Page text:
FIGURE 1
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Figure 1. The flowchart of included and excluded studies.

FIGURE 2
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Figure 2. Trend in the number of publications on psychache in suicidology included in WoS database from 1994 to 2020.

Analysis of Scientific Collaboration Network

The analysis of distribution of countries, institutions, and authors is to understand the current international scientific research center of psychache in suicide population. The top 10 countries, institutions, and authors in terms of publication outputs during 1994–2020 are listed in Table 1. Among these countries/regions, the United States was the country with the highest production (publications: 89), accounting for 38.70% of the total number of papers published, followed by Canada (publications: 48, 20.87%), Israel (publications: 31, 13.48%), China (publications: 20, 8.70%), and Portugal (publications: 17, 7.39%). At present, the research on suicide-related psychache mainly focuses on the North America, Europe, Asia, and the Middle East, of which the United States possesses prominent strength in this field. The visualization map of the scientific collaboration network among countries is presented in Figure 3A, in which there were 44 nodes and 86 link lines (density: 0.909). The size of the node represents the amounts of papers, the larger the node, the more publication. The connection indicates a cooperative relationship between countries/regions, the thickness of connection indicates the cooperation intensity; the thicker the line, the closer the relationship. Among these countries, Israel had the largest collaborative connection with other countries/regions (collaborators: 14). Next is China (collaborators: 10), the USA (collaborators: 9), Canada (collaborators: 9) and Portugal (collaborators: 3). Overall, the partner relationships between countries/regions were weak, which attributed to the immature development of psychache in the field of suicidology.

TABLE 1
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Table 1. The top 10 countries, institutions and authors in terms of publications included in WoS database during 1994–2020.

FIGURE 3
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Figure 3. Visualization map of the scientific collaboration network analysis of psychache research in the suicidology field from 1994 to 2020. Collaboration among countries (A), authors (B), and institutions (C).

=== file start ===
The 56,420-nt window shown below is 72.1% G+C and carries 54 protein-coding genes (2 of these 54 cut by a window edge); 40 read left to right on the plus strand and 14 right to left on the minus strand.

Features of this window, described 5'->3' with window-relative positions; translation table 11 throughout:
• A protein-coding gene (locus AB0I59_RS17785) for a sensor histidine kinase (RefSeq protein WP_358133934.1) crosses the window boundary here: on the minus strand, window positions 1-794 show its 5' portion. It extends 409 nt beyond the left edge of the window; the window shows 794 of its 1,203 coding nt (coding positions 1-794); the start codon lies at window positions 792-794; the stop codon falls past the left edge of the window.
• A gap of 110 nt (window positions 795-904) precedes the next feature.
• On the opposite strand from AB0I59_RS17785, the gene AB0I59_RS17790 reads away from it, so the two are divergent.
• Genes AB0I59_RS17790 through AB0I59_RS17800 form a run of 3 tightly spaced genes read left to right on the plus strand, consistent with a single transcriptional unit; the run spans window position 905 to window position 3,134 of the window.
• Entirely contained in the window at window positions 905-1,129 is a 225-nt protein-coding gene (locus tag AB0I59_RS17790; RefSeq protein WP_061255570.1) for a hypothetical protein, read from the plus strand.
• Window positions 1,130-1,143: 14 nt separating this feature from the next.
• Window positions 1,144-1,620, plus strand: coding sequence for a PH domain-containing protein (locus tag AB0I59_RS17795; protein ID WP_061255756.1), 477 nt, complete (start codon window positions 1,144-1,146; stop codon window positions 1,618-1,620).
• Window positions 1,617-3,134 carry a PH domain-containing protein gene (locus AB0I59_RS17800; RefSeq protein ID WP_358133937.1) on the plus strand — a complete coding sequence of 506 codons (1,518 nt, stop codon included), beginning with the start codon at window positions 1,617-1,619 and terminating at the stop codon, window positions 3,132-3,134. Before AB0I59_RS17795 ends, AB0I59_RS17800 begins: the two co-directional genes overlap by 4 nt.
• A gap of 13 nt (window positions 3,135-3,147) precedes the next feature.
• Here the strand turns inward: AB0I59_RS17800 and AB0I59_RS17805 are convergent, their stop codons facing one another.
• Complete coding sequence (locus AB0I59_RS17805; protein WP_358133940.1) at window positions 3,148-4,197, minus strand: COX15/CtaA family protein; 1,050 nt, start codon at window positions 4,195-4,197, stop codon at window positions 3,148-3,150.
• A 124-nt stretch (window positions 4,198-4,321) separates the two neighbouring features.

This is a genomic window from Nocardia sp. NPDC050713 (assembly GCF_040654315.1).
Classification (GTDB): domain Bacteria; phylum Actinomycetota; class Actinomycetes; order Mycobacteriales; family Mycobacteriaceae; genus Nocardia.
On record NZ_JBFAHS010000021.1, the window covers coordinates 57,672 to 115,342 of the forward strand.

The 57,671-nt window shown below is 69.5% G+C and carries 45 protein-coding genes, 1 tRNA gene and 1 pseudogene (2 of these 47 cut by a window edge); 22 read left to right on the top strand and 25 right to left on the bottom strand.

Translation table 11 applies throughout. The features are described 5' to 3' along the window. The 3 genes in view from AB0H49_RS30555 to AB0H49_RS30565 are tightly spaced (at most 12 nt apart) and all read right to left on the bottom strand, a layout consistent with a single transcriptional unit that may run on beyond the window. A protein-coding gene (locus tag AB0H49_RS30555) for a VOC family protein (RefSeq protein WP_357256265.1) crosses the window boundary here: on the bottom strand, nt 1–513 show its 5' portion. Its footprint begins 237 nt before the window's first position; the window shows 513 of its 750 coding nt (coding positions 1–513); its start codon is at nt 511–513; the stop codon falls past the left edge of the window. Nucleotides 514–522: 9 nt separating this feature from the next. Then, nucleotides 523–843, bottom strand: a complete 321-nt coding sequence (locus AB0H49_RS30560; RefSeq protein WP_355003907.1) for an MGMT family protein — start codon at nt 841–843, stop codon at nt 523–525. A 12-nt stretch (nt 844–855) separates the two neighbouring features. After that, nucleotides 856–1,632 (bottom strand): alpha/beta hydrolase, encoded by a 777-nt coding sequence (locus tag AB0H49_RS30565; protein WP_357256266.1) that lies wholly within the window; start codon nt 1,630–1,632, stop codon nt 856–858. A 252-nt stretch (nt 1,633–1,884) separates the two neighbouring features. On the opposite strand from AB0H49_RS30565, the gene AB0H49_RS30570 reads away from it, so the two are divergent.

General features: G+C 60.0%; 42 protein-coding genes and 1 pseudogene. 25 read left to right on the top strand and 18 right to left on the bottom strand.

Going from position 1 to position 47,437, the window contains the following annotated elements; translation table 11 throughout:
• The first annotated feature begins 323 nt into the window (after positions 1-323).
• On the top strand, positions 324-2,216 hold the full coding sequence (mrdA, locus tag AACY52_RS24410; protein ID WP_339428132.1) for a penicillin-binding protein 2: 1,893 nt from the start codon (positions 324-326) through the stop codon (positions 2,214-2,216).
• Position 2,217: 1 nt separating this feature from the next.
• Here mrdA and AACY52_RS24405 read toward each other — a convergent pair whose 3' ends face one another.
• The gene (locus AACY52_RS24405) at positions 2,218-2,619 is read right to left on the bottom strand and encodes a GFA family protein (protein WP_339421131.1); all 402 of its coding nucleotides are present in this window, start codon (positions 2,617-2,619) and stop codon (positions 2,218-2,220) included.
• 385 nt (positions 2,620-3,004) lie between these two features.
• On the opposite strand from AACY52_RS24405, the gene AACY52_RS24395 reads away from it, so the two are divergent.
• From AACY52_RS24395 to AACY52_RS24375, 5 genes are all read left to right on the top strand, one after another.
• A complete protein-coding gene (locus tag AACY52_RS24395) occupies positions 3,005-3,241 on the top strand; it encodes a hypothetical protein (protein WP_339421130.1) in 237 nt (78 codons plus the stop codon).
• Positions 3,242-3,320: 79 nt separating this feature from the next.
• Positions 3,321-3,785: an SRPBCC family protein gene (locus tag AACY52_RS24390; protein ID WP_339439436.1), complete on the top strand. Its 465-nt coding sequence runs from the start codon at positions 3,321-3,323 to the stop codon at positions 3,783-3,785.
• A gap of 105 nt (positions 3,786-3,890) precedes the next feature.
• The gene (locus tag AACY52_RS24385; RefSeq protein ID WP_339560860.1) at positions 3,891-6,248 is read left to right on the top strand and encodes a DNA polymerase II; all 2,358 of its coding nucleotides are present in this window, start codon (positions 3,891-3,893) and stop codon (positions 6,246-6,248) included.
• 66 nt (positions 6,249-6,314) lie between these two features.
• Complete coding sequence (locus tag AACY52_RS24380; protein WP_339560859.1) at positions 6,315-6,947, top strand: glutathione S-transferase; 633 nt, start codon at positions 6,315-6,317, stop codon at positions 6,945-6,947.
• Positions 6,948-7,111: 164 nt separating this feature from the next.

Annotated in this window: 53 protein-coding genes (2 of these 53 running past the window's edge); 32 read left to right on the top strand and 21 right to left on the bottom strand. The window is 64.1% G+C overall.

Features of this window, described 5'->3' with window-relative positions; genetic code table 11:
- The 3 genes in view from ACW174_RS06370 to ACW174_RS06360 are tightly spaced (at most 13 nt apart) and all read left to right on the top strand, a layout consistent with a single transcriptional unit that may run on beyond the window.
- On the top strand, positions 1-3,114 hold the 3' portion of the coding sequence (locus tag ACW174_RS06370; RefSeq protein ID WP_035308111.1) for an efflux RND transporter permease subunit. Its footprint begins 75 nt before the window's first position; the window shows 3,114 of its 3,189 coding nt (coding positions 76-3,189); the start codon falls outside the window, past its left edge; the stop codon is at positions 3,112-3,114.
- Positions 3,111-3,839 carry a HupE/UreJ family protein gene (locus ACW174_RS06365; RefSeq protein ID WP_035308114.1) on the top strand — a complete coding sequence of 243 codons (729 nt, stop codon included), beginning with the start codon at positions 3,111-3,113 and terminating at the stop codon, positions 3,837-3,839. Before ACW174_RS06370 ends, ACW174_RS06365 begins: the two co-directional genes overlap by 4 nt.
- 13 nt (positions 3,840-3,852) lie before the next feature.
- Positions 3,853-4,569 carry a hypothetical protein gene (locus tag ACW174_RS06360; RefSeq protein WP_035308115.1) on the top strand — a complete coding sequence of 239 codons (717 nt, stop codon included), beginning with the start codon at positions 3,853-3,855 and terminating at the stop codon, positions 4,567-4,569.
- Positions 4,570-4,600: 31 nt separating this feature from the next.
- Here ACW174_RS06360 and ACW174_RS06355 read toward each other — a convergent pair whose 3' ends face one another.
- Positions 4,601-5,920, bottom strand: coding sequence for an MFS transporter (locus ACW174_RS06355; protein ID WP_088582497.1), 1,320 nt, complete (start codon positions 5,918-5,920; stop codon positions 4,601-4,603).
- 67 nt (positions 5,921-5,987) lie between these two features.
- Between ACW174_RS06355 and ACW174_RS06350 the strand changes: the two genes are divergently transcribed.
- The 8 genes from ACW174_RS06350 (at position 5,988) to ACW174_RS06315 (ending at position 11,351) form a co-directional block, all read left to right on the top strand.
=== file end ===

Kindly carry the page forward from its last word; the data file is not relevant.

In the ranking of scientific research institutions, Queen's University had the largest number of papers (publications: 30), accounting for 12.88% of the total number of publications, followed by Bar-Ilan University (publications: 16, 6.87%), University of Evora (publications: 13, 5.58%), Tel-Aviv University (publications: 12, 5.15%), and Renmin University of China (publications: 8, 3.43%), as shown in Table 1. Majority institutions in this field came from the Department of Psychology. Figures 3B,C unfold the visualization map of the scientific collaboration network among authors and institutions. Bar-Ilan University (collaborators: 18) embraced the widest cooperative relationship, followed by Tel-Aviv University (collaborators: 15), Queen's University (collaborators: 8), University of Evora (collaborators: 4), and Renmin University of China (collaborators: 3).

Analysis of Co-occurring Keywords

Keyword frequency analysis is an analytical approach to capture research hotspots, knowledge structure, and development trend in a subject (24). This analysis method is of great significance for mastering the research trend. It can be seen from Table 2 that in terms of co-occurrence frequency, the top 10 keywords were “Depression,” “Suicide,” “Scale,” “Risk,” “Behavior,” “Ideation,” “Hopelessness,” “Meal pain,” “Psychache,” and “Mental health.” According to the above keywords, the research hotspots of suicide-related psychache can be summarized into three aspects: (1) the relationship between depression, despair, psychache, and suicidal behavior/ideation, (2) risk assessment of suicide, and (3) the study on psychache scale.

TABLE 2
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Table 2. The top 10 keywords in terms of frequency for psychache in the suicidology field.

Analysis of High-Cited Journals, Literature, and Authors

Mutual citation and co-citation cannot only reflect the connection between documents and disciplines but also obtain the knowledge of various disciplines (22). Table 3 presents the top 10 highly cited references for psychache in the field of suicidology. The article published by Maria Cristina Verrocchio in Frontiers in Psychiatry was the most highly cited reference (23). It is noteworthy that this article is the first systematic review to comprehensively illustrate the association between suicide attempt/behavior and psychache based on diverse groups (e.g., patients with affective disorder, students, homelessness, and soldiers). Additionally, this article provides an important reference for the design of psychache intervention scheme and the exploration of influencing factors on psychache.